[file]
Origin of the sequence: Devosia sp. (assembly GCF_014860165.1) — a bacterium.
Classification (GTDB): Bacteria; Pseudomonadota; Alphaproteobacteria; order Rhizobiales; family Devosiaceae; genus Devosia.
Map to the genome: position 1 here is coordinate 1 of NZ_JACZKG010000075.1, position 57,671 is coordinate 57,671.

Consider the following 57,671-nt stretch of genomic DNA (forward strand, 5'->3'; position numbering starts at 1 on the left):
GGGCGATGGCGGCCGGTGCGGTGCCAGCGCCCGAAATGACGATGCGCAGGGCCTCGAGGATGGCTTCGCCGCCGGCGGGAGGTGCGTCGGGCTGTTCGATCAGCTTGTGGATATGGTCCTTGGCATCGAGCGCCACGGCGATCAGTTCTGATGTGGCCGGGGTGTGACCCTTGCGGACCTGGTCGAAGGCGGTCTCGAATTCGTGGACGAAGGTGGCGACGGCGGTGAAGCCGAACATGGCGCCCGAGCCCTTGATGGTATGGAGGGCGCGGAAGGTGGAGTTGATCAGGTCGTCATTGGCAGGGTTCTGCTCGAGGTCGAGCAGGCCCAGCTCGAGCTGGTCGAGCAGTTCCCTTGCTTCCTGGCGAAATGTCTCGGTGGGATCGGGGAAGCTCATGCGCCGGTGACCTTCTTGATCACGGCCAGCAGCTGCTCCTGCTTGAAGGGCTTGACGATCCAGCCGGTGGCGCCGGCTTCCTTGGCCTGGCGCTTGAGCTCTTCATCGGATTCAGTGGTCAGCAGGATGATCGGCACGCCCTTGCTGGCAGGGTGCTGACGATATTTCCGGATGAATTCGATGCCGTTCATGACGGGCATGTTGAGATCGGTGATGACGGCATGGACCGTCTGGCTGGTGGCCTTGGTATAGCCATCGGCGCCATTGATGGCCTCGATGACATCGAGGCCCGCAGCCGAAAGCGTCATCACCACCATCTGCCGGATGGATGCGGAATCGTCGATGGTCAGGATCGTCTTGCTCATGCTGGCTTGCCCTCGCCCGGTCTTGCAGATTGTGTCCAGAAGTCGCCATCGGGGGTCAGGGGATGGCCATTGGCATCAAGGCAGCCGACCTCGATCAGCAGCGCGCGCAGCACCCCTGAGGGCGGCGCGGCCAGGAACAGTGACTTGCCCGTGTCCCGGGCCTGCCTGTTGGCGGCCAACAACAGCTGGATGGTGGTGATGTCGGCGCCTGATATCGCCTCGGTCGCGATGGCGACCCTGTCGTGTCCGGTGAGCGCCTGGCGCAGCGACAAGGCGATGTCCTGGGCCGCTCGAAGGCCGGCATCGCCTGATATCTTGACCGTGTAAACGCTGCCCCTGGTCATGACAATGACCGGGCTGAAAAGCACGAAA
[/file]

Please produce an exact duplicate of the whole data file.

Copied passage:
Origin of the sequence: Devosia sp. (assembly GCF_014860165.1) — a bacterium.
Classification (GTDB): Bacteria; Pseudomonadota; Alphaproteobacteria; order Rhizobiales; family Devosiaceae; genus Devosia.
Map to the genome: position 1 here is coordinate 1 of NZ_JACZKG010000075.1, position 57,671 is coordinate 57,671.

Consider the following 57,671-nt stretch of genomic DNA (forward strand, 5'->3'; position numbering starts at 1 on the left):
GGGCGATGGCGGCCGGTGCGGTGCCAGCGCCCGAAATGACGATGCGCAGGGCCTCGAGGATGGCTTCGCCGCCGGCGGGAGGTGCGTCGGGCTGTTCGATCAGCTTGTGGATATGGTCCTTGGCATCGAGCGCCACGGCGATCAGTTCTGATGTGGCCGGGGTGTGACCCTTGCGGACCTGGTCGAAGGCGGTCTCGAATTCGTGGACGAAGGTGGCGACGGCGGTGAAGCCGAACATGGCGCCCGAGCCCTTGATGGTATGGAGGGCGCGGAAGGTGGAGTTGATCAGGTCGTCATTGGCAGGGTTCTGCTCGAGGTCGAGCAGGCCCAGCTCGAGCTGGTCGAGCAGTTCCCTTGCTTCCTGGCGAAATGTCTCGGTGGGATCGGGGAAGCTCATGCGCCGGTGACCTTCTTGATCACGGCCAGCAGCTGCTCCTGCTTGAAGGGCTTGACGATCCAGCCGGTGGCGCCGGCTTCCTTGGCCTGGCGCTTGAGCTCTTCATCGGATTCAGTGGTCAGCAGGATGATCGGCACGCCCTTGCTGGCAGGGTGCTGACGATATTTCCGGATGAATTCGATGCCGTTCATGACGGGCATGTTGAGATCGGTGATGACGGCATGGACCGTCTGGCTGGTGGCCTTGGTATAGCCATCGGCGCCATTGATGGCCTCGATGACATCGAGGCCCGCAGCCGAAAGCGTCATCACCACCATCTGCCGGATGGATGCGGAATCGTCGATGGTCAGGATCGTCTTGCTCATGCTGGCTTGCCCTCGCCCGGTCTTGCAGATTGTGTCCAGAAGTCGCCATCGGGGGTCAGGGGATGGCCATTGGCATCAAGGCAGCCGACCTCGATCAGCAGCGCGCGCAGCACCCCTGAGGGCGGCGCGGCCAGGAACAGTGACTTGCCCGTGTCCCGGGCCTGCCTGTTGGCGGCCAACAACAGCTGGATGGTGGTGATGTCGGCGCCTGATATCGCCTCGGTCGCGATGGCGACCCTGTCGTGTCCGGTGAGCGCCTGGCGCAGCGACAAGGCGATGTCCTGGGCCGCTCGAAGGCCGGCATCGCCTGATATCTTGACCGTGTAAACGCTGCCCCTGGTCATGACAATGACCGGGCTGAAAAGCACGAAA